Annual Memorial Service (Ireisai) For Animals Sacrificed At Medical School
The tremendous advances made in the medical sciences over the past few centuries have been simply astounding. Much of this progress can be attributed to the efforts of diligent, talented, and sometimes just-plain-lucky researchers who set about looking for solutions to medical questions by applying the scientific method — which depends heavily on observing the results of controlled experiments to prove hypotheses.
Animals, in their forced role as experimental subjects, have played a crucial part in this March Forward, as many important medical studies from the times of Pasteur and Pavlov to the present day, have been made with the use of test animals. Every year at least tens of millions of vertebrates (and so many more invertebrates) are used around the world in tests which end with these creatures being SACRIFICED.
At Tsukuba University Medical School, as well as at other research institutes in Japan, the role that animals play in scientific progress, and the suffering often involved in their making a CONTRIBUTION to humanity (and sometimes to their fellow animals as well) does not go unrecognized or unacknowledged (for whatever that is worth) .
Once a year, usually in the first week of November (when the climate is most comfortable), an announcement is made throughout the medical school complex, that a special memorial service (ireisai, 慰霊祭) will be held at the IREIHI (慰霊碑), a memorial tablet which is tucked away in the shadows of the small woods, just east of the hospital’s power plant. The IREIHI itself was made 20 years ago by a student of the university and the inscription on it reads “JIKEN DOBUTSU IREIHI”, or “monument for consoling the spirits of experimental animals”.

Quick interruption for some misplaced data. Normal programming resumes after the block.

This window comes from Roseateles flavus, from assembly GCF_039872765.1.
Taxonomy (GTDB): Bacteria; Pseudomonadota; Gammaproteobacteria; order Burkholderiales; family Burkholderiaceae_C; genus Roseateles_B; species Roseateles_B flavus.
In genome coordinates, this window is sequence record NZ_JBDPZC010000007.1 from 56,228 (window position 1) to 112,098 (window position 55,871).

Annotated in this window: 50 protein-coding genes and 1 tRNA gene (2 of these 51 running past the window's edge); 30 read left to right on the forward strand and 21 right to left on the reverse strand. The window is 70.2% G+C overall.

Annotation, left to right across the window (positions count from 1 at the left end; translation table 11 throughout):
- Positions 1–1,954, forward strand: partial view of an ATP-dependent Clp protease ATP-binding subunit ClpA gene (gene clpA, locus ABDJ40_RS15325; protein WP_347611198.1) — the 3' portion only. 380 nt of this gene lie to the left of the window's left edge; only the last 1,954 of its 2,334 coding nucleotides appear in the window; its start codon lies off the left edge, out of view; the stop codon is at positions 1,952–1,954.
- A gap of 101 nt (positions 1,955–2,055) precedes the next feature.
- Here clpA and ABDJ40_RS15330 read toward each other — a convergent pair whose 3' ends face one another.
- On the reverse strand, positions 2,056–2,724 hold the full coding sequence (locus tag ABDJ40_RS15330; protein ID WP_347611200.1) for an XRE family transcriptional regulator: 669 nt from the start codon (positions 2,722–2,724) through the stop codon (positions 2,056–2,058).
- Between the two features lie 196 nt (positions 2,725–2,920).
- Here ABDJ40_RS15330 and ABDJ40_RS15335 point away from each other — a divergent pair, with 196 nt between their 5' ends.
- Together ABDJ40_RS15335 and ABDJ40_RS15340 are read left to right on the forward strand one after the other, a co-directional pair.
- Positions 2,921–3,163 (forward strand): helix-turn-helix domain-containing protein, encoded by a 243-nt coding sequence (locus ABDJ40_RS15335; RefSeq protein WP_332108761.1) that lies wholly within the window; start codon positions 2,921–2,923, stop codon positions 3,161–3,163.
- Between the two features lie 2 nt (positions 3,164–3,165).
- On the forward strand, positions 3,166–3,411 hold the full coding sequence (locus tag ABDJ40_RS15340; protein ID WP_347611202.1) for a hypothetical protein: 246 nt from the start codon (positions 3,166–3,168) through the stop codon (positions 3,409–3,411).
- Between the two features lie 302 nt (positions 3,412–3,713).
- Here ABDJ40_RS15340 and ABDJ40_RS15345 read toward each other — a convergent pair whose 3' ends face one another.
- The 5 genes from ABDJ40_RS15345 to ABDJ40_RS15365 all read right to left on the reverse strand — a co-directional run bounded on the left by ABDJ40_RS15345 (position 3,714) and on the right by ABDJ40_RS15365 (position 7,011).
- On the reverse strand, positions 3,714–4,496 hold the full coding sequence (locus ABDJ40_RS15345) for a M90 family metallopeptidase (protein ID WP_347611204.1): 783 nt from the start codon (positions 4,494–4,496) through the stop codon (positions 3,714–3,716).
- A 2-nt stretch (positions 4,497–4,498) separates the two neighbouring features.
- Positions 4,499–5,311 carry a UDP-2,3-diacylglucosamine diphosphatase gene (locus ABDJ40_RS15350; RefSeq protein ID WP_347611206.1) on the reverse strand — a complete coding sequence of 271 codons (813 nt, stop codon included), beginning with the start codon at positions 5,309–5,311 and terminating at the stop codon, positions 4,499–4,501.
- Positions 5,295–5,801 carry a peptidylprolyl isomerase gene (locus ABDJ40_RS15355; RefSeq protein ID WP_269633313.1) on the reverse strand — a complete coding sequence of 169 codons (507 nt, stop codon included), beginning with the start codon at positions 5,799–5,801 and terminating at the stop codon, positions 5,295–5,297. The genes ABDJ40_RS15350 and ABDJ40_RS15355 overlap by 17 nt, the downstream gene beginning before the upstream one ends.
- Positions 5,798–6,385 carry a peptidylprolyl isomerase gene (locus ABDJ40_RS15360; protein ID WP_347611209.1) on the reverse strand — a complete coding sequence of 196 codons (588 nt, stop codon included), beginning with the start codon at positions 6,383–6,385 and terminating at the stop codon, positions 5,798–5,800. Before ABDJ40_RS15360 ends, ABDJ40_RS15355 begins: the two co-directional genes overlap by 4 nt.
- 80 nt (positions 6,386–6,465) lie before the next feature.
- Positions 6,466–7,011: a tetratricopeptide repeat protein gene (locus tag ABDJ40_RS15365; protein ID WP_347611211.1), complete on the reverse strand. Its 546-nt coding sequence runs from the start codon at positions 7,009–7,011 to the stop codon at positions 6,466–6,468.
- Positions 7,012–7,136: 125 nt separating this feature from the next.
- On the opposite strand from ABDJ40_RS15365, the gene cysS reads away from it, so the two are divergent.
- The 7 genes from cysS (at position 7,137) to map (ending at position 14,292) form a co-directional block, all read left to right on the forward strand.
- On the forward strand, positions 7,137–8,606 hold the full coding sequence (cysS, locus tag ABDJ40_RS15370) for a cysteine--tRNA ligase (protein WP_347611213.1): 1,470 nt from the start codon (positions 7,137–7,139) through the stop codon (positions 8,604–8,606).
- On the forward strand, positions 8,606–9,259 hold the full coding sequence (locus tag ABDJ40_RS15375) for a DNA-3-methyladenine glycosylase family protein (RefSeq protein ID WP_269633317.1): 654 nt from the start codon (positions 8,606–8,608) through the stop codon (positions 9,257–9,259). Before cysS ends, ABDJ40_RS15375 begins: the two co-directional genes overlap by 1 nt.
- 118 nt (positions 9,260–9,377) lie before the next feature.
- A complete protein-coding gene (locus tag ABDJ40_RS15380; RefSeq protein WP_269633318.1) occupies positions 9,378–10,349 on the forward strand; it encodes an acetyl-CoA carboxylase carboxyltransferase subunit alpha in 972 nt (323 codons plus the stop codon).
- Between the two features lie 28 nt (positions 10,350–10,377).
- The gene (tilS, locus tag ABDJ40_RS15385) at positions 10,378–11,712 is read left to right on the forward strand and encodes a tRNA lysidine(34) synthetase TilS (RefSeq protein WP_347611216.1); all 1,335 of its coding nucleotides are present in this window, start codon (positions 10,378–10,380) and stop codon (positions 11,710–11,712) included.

On the day the ceremony is announced, hundreds of doctors, researchers, administrators, office staff and representatives of the companies which supply the animals attend, many bringing flowers, or foods which the animals might like. Since Tsukuba University is a government institution which must abide by rules separating church and state, incense, which would usually be offered on such an occasion, is not used, because of its overtly religious (Buddhist) connotations. Usually, a distinguished researcher or administrator makes a short speech about the number of animals sacrificed and the need to reduce this number and alleviate suffering. Those assembled then close their eyes for a moment of silence. I am told that many of those who attend this ceremony feel a sense of satisfaction or solace in having shown their respect and gratitude to the sacrificed lab animals.
Some laboratories in Tsukuba affiliated with private companies hold more elaborate and overtly religious IREISAI. For several reasons, I, myself, do not like the idea of using animals for experiments (when it is not absolutely necessary to do so). But since millions of creatures ARE being used (and abused) in the name of science, I think it is a good thing to give them a little (even if it’s only on one day) RESPECT.
Thanks to Dr. Sugiyama, director of Tsukuba University’s Center for Experimental Animals for giving me his time and for showing me his dedication to providing the best conditions possible for the animals under his care. Still I get the willies every time I pass his building. If anyone would like to attend the ceremony please let me know and I will inform you about it (on the day it is held).